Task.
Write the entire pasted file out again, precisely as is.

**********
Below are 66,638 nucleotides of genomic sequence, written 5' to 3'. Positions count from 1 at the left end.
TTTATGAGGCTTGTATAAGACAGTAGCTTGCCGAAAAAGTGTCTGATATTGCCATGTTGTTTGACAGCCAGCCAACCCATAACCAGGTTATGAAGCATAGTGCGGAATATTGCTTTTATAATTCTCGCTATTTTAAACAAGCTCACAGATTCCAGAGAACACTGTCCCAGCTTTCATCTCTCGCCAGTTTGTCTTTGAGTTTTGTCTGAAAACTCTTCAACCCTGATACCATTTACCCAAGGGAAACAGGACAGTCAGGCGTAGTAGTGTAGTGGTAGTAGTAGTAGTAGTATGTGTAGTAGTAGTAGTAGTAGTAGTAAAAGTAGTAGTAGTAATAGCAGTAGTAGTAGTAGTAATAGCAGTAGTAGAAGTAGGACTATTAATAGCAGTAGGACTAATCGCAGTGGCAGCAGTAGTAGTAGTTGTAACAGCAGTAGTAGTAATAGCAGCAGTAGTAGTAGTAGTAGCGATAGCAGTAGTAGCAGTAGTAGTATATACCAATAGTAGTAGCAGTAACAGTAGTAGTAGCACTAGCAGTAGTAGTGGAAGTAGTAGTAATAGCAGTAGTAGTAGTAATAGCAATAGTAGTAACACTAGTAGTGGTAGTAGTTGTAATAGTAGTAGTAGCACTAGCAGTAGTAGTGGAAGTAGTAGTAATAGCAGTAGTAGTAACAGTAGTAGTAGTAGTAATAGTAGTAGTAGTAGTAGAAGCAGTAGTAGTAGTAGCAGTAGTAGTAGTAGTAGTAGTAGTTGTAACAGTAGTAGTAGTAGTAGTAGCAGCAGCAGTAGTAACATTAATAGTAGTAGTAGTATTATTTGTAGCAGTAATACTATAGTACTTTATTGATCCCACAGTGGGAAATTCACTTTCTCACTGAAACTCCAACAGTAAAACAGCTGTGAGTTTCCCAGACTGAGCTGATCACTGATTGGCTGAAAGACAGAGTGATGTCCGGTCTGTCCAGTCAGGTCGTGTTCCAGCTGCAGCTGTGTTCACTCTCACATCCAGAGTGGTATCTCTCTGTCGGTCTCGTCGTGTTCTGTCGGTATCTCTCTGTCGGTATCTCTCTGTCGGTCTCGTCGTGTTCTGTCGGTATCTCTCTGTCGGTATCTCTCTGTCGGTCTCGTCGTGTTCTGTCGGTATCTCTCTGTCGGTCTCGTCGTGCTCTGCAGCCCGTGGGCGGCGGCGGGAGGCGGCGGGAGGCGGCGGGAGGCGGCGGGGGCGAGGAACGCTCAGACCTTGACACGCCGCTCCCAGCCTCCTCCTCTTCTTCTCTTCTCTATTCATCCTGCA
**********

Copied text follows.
Below are 66,638 nucleotides of genomic sequence, written 5' to 3'. Positions count from 1 at the left end.
TTTATGAGGCTTGTATAAGACAGTAGCTTGCCGAAAAAGTGTCTGATATTGCCATGTTGTTTGACAGCCAGCCAACCCATAACCAGGTTATGAAGCATAGTGCGGAATATTGCTTTTATAATTCTCGCTATTTTAAACAAGCTCACAGATTCCAGAGAACACTGTCCCAGCTTTCATCTCTCGCCAGTTTGTCTTTGAGTTTTGTCTGAAAACTCTTCAACCCTGATACCATTTACCCAAGGGAAACAGGACAGTCAGGCGTAGTAGTGTAGTGGTAGTAGTAGTAGTAGTATGTGTAGTAGTAGTAGTAGTAGTAGTAAAAGTAGTAGTAGTAATAGCAGTAGTAGTAGTAGTAATAGCAGTAGTAGAAGTAGGACTATTAATAGCAGTAGGACTAATCGCAGTGGCAGCAGTAGTAGTAGTTGTAACAGCAGTAGTAGTAATAGCAGCAGTAGTAGTAGTAGTAGCGATAGCAGTAGTAGCAGTAGTAGTATATACCAATAGTAGTAGCAGTAACAGTAGTAGTAGCACTAGCAGTAGTAGTGGAAGTAGTAGTAATAGCAGTAGTAGTAGTAATAGCAATAGTAGTAACACTAGTAGTGGTAGTAGTTGTAATAGTAGTAGTAGCACTAGCAGTAGTAGTGGAAGTAGTAGTAATAGCAGTAGTAGTAACAGTAGTAGTAGTAGTAATAGTAGTAGTAGTAGTAGAAGCAGTAGTAGTAGTAGCAGTAGTAGTAGTAGTAGTAGTAGTTGTAACAGTAGTAGTAGTAGTAGTAGCAGCAGCAGTAGTAACATTAATAGTAGTAGTAGTATTATTTGTAGCAGTAATACTATAGTACTTTATTGATCCCACAGTGGGAAATTCACTTTCTCACTGAAACTCCAACAGTAAAACAGCTGTGAGTTTCCCAGACTGAGCTGATCACTGATTGGCTGAAAGACAGAGTGATGTCCGGTCTGTCCAGTCAGGTCGTGTTCCAGCTGCAGCTGTGTTCACTCTCACATCCAGAGTGGTATCTCTCTGTCGGTCTCGTCGTGTTCTGTCGGTATCTCTCTGTCGGTATCTCTCTGTCGGTCTCGTCGTGTTCTGTCGGTATCTCTCTGTCGGTATCTCTCTGTCGGTCTCGTCGTGTTCTGTCGGTATCTCTCTGTCGGTCTCGTCGTGCTCTGCAGCCCGTGGGCGGCGGCGGGAGGCGGCGGGAGGCGGCGGGAGGCGGCGGGGGCGAGGAACGCTCAGACCTTGACACGCCGCTCCCAGCCTCCTCCTCTTCTTCTCTTCTCTATTCATCCTGCA